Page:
The Town of Lebanon owns and manages close to twenty cemeteries with some of these burial sites dating back to the town’s founding in the early 1700s. While cemeteries in most towns are privately owned and operated, the majority of both Lebanon’s historic and active cemeteries are owned by the Town. Pursuant to Connecticut General Statutes 19a-308a — Abandoned Cemeteries the Town has acquired over a dozen historic cemeteries and ensured their preservation. Management and maintenance of these cemeteries is the responsibility of the Cemetery Commission. The Sexton is responsible for day-to-day operation of the cemeteries, including internments, exhuming, sale of plots, and installation of monuments.
There are two main active cemeteries in Lebanon — New Lebanon Cemetery on Waterman Road and North Lebanon Cemetery on Synagogue Road. New Lebanon Cemetery is nearly at capacity with very few burial plots remaining for sale. Standard Burial Sites cost $300 and include two graves. Cremation sites are also still available for $50.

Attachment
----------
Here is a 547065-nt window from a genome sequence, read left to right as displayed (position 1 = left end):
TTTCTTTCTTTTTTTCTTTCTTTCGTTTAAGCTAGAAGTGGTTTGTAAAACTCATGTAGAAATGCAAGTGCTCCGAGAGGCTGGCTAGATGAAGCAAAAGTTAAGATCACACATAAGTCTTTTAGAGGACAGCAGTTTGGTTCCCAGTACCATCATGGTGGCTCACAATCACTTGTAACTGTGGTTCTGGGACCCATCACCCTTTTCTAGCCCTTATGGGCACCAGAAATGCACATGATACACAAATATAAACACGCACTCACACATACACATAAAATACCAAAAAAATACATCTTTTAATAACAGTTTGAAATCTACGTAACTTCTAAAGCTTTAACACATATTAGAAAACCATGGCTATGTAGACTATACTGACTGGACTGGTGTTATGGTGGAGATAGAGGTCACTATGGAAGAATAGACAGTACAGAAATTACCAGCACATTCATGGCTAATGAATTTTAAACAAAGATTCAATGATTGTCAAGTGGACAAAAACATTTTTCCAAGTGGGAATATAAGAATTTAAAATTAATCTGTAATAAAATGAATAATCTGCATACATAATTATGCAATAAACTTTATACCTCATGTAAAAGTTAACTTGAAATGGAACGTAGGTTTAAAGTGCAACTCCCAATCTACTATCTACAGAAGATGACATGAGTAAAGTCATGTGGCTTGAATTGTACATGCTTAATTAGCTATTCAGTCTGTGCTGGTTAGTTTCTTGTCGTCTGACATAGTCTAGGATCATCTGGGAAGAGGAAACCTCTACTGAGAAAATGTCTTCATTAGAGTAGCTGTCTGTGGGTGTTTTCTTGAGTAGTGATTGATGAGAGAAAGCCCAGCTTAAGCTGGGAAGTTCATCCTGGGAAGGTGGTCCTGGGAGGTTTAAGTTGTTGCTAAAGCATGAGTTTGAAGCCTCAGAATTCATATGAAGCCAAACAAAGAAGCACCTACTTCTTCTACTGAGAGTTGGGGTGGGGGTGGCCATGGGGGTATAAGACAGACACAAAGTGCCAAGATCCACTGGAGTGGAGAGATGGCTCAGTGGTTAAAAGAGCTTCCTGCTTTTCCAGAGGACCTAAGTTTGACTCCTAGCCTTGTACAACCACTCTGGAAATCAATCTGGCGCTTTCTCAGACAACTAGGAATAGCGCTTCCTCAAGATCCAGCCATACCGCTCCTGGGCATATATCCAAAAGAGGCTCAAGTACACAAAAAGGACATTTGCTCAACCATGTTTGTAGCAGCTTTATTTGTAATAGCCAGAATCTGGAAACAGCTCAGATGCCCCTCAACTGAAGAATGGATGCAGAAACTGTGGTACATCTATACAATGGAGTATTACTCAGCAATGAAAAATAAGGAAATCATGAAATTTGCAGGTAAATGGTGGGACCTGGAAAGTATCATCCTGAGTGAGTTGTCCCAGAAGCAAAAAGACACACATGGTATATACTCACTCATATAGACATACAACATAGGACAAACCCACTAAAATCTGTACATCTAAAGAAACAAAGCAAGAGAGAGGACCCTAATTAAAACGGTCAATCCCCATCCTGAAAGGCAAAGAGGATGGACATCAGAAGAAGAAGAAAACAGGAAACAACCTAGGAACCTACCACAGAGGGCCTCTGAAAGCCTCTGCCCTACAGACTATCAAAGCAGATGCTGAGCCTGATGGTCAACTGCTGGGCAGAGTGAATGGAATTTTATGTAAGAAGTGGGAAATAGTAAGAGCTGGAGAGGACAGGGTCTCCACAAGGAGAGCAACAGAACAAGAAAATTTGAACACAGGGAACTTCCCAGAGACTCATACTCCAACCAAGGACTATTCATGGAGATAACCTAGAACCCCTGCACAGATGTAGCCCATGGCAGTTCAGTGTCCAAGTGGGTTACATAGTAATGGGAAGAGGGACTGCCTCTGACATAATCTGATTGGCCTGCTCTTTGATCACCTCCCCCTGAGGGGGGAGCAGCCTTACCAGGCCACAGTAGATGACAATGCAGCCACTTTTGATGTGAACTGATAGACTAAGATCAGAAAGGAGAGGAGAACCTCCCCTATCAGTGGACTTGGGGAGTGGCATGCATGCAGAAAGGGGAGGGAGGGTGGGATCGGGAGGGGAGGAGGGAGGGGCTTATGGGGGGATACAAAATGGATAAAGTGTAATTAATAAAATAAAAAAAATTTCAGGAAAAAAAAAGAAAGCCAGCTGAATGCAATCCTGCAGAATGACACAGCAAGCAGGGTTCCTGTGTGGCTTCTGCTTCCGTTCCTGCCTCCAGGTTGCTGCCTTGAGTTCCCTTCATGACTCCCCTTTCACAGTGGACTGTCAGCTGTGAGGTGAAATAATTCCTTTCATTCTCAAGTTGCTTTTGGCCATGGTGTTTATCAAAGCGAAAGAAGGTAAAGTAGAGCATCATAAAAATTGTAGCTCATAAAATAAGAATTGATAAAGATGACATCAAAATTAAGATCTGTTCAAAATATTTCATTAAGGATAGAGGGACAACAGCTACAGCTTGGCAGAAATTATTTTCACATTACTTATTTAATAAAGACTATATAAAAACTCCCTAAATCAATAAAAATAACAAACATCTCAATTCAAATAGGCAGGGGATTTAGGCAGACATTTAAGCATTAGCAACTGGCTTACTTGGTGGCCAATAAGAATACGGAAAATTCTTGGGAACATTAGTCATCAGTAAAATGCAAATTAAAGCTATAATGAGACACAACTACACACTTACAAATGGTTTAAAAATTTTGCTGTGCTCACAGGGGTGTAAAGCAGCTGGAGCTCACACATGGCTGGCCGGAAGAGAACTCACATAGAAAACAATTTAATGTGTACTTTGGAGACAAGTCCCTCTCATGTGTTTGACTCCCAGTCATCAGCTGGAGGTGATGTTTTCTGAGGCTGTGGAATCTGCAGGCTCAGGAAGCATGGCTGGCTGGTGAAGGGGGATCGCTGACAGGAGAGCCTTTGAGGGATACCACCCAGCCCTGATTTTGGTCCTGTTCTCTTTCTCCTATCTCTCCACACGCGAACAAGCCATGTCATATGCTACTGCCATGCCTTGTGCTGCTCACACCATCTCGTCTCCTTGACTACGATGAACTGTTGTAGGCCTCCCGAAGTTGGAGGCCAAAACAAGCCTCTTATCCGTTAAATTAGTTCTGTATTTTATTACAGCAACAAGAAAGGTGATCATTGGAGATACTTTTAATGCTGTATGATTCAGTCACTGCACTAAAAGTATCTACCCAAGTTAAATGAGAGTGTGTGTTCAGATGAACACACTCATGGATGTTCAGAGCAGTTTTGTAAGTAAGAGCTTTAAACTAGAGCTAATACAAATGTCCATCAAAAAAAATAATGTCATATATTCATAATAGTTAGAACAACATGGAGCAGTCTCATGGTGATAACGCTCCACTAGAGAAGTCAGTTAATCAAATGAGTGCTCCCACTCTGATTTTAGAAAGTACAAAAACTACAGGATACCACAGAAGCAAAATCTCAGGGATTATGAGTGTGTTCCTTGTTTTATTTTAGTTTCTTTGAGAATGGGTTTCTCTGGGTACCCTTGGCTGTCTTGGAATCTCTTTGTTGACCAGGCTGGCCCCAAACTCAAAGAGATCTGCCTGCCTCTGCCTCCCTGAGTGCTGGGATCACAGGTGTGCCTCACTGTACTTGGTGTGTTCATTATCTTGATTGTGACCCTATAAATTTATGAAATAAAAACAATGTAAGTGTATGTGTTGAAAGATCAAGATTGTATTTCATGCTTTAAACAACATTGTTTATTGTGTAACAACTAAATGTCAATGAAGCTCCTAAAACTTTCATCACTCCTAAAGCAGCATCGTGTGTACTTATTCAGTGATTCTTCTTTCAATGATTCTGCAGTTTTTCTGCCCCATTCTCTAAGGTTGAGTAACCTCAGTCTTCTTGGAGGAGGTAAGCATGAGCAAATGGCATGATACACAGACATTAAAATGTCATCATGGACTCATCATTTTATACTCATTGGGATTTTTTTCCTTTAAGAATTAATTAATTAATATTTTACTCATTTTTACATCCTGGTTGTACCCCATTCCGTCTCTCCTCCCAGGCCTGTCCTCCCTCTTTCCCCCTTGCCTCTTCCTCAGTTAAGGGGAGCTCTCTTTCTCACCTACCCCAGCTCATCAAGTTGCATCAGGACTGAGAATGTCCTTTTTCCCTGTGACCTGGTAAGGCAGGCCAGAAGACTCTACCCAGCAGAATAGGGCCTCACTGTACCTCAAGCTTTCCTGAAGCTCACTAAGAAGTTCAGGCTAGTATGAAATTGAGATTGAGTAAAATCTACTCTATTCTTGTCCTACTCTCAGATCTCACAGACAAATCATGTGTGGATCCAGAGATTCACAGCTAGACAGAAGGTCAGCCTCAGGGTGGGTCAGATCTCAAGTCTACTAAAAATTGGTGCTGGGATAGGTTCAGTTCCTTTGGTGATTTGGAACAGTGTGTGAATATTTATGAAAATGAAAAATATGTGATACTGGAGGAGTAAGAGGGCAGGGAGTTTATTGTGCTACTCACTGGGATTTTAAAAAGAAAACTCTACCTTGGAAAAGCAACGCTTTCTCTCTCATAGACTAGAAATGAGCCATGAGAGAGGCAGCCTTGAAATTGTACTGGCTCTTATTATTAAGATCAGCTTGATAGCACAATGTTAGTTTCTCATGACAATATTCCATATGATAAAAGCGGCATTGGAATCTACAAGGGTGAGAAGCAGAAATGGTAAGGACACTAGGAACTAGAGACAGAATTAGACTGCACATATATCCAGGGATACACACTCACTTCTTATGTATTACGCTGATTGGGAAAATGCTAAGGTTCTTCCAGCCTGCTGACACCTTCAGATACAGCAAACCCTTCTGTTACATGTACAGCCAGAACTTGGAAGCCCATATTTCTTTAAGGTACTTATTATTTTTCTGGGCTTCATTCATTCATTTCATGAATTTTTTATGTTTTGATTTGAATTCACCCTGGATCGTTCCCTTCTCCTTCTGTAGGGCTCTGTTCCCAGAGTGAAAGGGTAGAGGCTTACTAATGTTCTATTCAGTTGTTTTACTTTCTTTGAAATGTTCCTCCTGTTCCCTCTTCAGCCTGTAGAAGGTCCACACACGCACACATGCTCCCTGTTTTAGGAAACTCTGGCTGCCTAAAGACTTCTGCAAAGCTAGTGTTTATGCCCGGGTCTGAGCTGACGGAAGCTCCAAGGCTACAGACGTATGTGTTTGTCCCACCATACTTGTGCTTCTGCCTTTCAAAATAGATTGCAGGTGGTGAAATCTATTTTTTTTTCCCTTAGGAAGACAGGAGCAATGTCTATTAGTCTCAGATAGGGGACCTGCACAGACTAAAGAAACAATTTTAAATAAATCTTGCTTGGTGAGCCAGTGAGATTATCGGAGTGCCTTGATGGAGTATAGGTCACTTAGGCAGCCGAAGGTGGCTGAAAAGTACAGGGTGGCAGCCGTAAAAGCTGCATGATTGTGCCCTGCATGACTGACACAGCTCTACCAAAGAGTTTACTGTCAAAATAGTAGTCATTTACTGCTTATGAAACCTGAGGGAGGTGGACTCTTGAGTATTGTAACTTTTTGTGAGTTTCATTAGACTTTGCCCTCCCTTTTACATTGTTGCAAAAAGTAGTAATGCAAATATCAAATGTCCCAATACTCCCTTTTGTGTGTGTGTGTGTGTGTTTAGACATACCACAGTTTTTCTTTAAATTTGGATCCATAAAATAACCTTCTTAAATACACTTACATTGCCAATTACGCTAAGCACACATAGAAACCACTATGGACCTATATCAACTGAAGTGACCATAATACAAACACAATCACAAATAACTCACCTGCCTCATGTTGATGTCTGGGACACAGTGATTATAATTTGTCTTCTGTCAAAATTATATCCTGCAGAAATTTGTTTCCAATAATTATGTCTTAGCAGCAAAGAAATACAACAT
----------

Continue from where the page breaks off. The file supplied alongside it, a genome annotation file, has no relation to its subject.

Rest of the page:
In Autumn 2019, the Town expects to open North Lebanon Cemetery. Standard Burial Sites at this cemetery will be available for $500. Each Standard Burial Site is suitable for one standard casket burial and up to four cremation burials or up to eight cremation burials without a standard casket burial. Cremation Burial Sites are also available for $250 and can accommodate up to four cremation burials.
Also among the nearly two dozen cemeteries managed by the Town are the historic Trumbull, Exeter, and Goshen Cemeteries — each home to graves dating back to the 1700s and with unique historical significance. These burial grounds include the final resting places of Revolutionary War Governor Jonathan Trumbull and Declaration of Independence signatory William Williams. They are also home to numerous gravestones carved in the classic, colonial style unique to Eastern Connecticut studied by scholars and historians around the country even today. These burial grounds contain stones from famous carvers including Obadiah Wheeler, the mysterious “Bozrah Devil”, and the “Upswept-Wing Carver.”
The town is also home to a large number of other colonial era cemeteries.